While the United States can welcome a powerful Turkey, the same can’t be said for a powerful Russia, particularly not one allied with Germany. The single greatest American fear should not be China or al Qaeda. It is the amalgamation of the European Peninsula’s technology with Russia’s natural resources. That would create a power that could challenge American primacy. That was what the 20th century was all about. The German-Russian relationship, however early and subdued it might be, must affect the United States.
It is not clear to me that the American leadership understands this. Washington’s mind is an amalgam of post-Cold War cliches about Russia and Europe and an obsession with terrorism. This is not a time of clear strategic thinking in Washington. I find it irritating to go there, since they regard my views as alarmist and extreme while I find their views outmoded and simplistic. It’s why I like Austin. I know that the Poles, for example, are deeply concerned that Washington doesn’t understand the issues. But in the United States, Washington makes position papers and only rarely history. The United States is a vast nation, and Washington thinks of itself as its center, but it really isn’t. The United States doesn’t have a center. The pressures of the world and the public shape its actions, albeit reluctantly.
I have no power to shape anything, but for Washington to support Poland they need to be shown a path. In this case, I am going to explore the theory that Pilsudski brought to the table, of the Intermarium. I regard NATO as a bureaucracy overseeing an alliance whose mission was accomplished 20 years ago. From an American point of view, moving France or Germany is both impossible and pointless. They have their own interests and the wrong geography. It is the Intermarium — Poland, Slovakia, Hungary, Romania and perhaps Bulgaria — that represents this generation’s alliance. It blocks the Russians, splits them from the Germans and gently limits Turkey’s encroachment in southeastern Europe.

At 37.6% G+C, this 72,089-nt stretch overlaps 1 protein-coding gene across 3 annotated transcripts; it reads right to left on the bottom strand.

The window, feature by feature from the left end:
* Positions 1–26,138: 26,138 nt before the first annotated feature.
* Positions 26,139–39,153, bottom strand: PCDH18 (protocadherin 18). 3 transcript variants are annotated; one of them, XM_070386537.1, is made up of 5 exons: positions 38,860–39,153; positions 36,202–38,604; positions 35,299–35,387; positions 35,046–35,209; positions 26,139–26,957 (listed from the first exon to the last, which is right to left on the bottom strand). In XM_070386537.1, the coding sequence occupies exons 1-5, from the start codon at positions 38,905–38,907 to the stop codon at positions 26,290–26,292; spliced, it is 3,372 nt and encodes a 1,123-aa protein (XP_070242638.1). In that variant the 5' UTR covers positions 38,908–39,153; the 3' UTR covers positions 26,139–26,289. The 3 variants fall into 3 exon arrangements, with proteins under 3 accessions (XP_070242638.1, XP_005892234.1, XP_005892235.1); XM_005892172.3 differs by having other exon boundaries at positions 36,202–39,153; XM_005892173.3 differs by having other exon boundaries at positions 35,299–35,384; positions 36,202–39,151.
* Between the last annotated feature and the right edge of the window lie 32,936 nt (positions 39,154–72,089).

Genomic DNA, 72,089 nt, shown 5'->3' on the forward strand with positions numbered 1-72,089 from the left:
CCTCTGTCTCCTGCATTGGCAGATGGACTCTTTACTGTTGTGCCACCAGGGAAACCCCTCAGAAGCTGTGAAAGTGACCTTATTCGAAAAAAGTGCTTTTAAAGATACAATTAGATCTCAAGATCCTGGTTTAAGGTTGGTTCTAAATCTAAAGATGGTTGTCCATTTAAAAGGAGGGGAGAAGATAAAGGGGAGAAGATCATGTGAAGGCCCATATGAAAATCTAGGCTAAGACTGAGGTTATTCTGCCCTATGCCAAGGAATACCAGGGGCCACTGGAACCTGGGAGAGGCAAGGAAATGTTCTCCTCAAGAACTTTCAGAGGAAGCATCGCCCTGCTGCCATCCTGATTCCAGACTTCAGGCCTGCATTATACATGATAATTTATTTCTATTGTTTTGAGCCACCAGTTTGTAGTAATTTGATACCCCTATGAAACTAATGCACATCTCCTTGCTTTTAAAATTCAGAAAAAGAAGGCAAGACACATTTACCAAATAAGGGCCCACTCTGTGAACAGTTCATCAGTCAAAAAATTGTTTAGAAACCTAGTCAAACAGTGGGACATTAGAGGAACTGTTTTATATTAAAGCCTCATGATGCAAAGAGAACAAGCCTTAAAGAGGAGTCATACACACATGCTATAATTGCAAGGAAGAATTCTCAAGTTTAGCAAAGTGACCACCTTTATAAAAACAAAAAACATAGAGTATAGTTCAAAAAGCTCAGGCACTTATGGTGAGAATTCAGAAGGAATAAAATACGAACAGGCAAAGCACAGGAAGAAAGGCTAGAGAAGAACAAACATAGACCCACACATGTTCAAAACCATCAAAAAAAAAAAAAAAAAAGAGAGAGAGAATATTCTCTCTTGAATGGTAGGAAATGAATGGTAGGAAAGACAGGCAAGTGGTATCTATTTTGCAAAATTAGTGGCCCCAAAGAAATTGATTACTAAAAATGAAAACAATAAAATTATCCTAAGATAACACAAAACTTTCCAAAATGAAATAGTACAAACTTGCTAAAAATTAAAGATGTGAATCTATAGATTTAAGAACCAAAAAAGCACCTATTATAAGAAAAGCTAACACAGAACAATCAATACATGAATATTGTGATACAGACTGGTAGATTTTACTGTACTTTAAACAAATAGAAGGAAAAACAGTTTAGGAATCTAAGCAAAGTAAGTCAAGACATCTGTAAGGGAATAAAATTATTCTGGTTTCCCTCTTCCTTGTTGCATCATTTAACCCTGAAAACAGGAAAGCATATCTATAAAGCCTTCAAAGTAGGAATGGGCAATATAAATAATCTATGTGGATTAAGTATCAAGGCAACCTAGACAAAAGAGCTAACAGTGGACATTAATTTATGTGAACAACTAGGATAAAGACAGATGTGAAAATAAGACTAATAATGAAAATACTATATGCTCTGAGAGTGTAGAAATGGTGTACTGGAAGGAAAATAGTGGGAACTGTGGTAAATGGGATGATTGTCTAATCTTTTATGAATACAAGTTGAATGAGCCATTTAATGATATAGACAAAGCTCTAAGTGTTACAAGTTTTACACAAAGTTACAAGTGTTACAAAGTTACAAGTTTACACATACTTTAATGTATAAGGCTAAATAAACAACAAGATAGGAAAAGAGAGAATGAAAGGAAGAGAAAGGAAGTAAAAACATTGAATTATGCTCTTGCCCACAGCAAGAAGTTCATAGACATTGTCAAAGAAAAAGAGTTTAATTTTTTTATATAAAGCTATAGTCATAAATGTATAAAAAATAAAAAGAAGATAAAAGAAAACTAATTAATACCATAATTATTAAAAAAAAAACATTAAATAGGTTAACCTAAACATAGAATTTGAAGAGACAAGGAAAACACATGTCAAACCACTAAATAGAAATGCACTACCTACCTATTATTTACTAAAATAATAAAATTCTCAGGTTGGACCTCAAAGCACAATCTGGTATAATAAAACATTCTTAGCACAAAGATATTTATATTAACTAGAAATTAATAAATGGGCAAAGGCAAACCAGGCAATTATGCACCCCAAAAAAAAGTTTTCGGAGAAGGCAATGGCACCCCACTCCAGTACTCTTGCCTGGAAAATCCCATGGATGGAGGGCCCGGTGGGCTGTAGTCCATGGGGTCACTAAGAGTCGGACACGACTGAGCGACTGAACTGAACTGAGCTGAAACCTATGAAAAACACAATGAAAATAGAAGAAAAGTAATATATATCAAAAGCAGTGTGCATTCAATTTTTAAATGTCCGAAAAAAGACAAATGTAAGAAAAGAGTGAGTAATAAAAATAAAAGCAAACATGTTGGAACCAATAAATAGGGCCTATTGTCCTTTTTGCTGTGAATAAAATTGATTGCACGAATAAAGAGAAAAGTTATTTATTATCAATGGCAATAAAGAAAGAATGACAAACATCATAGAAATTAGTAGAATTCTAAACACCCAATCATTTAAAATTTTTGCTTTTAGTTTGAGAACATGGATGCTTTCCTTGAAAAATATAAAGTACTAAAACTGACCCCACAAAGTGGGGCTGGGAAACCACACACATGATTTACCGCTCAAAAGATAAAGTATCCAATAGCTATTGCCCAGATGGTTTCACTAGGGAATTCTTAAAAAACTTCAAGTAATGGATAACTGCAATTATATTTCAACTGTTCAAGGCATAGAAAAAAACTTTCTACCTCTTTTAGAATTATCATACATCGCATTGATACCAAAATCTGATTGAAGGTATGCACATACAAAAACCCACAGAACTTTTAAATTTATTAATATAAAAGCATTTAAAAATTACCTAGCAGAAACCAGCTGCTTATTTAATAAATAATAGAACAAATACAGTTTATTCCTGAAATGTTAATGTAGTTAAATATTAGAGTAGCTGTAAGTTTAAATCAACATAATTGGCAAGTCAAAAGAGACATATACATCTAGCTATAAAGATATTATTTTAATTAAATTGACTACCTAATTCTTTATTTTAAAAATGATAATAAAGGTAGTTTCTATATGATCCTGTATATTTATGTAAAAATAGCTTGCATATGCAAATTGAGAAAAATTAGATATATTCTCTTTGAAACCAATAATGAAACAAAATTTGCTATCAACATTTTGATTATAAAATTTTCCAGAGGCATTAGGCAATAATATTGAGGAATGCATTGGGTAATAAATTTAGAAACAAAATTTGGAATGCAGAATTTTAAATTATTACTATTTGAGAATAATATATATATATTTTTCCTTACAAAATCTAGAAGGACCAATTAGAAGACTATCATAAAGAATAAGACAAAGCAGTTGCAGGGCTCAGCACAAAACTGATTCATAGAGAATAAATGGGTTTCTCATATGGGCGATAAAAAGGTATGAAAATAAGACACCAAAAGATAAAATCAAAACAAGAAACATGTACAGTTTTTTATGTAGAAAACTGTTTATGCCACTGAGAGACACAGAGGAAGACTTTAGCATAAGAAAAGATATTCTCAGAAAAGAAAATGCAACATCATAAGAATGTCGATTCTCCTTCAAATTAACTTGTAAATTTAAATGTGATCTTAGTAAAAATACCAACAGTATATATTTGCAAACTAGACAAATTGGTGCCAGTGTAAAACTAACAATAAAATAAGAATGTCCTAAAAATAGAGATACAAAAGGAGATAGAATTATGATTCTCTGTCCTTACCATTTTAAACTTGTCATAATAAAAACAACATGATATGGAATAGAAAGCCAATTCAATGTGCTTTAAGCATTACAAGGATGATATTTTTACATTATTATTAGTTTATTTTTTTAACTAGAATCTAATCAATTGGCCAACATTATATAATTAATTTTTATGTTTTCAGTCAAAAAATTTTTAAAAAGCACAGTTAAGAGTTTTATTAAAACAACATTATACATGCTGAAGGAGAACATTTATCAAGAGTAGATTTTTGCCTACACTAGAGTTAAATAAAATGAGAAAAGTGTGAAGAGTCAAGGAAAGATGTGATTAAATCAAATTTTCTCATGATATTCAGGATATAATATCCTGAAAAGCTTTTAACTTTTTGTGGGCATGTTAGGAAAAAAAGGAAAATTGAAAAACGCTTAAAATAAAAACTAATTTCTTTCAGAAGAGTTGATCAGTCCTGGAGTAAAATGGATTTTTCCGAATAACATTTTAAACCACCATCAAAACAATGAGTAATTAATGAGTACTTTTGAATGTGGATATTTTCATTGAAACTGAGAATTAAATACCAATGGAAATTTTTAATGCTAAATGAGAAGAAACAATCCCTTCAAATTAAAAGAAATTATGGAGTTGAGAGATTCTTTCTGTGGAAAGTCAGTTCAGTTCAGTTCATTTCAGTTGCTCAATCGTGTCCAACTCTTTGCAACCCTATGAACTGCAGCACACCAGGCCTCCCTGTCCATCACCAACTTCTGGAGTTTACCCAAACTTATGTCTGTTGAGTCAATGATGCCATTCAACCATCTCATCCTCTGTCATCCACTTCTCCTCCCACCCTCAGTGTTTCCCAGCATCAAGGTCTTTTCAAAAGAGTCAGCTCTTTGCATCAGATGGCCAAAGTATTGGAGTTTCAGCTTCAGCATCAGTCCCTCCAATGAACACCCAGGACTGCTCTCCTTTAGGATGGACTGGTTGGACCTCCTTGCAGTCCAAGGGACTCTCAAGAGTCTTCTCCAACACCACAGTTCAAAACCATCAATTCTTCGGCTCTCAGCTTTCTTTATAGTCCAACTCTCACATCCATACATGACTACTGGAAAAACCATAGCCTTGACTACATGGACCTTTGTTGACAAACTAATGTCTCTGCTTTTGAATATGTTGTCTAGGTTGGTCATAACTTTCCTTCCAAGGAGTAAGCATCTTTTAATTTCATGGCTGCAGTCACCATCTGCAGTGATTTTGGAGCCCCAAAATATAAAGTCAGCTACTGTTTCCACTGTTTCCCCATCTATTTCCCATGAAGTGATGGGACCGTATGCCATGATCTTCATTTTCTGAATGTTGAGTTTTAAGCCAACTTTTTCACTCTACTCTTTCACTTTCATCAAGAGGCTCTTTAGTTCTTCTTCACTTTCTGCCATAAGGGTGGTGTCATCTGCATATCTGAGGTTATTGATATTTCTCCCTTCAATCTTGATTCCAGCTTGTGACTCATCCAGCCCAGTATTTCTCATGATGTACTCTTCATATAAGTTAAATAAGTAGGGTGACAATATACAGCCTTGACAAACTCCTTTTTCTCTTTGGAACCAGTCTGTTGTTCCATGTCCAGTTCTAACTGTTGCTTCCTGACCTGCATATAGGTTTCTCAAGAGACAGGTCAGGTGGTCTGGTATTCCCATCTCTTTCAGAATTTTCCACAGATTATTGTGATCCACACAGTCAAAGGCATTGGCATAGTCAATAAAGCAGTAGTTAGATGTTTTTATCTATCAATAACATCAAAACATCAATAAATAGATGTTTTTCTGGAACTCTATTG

The Intermarium countries remain infatuated with the European Union and NATO, but the infatuation is declining. The year 2008 and Germany’s indifference to these countries was not pleasant, and they are learning that NATO is history. The Poles must be the leader of the bloc and the Romanians the southern anchor. I think the Poles are thinking in these terms but the Romanians are far from this idea. I’m not sure. I want to find out. For me, a U.S.-backed Poland guarding the North European Plain, with Slovakia, Hungary and Romania guarding the Carpathian approaches, would prevent what the United States should fear the most: an alliance between Russia and Germany plus Western Europe. The key is the changing perception of the European Union in the Intermarium. I want to see how far this has come.
Nothing, of course, could be further from Washington’s mind. Washington still thinks of Russia as the failed state of the 1990s. It simply doesn’t take it seriously. It thinks of the European Union as having gone over a speed bump from which it will recover. But mostly, Washington thinks about Afghanistan. For completely understandable reasons, Afghanistan sucks up the bandwidth of Washington, allowing the rest of the world to maneuver as it wishes.
As I said, I have no power to shape anything. But it is the charm of the United States that powerlessness and obscurity is no bar to looking at the world and thinking of what will come next. I am not making strategy but examining geopolitical forces. I am not planning what should be but thinking about what will likely happen. But in doing this I need a reality check, and for this reality check I will start in Romania.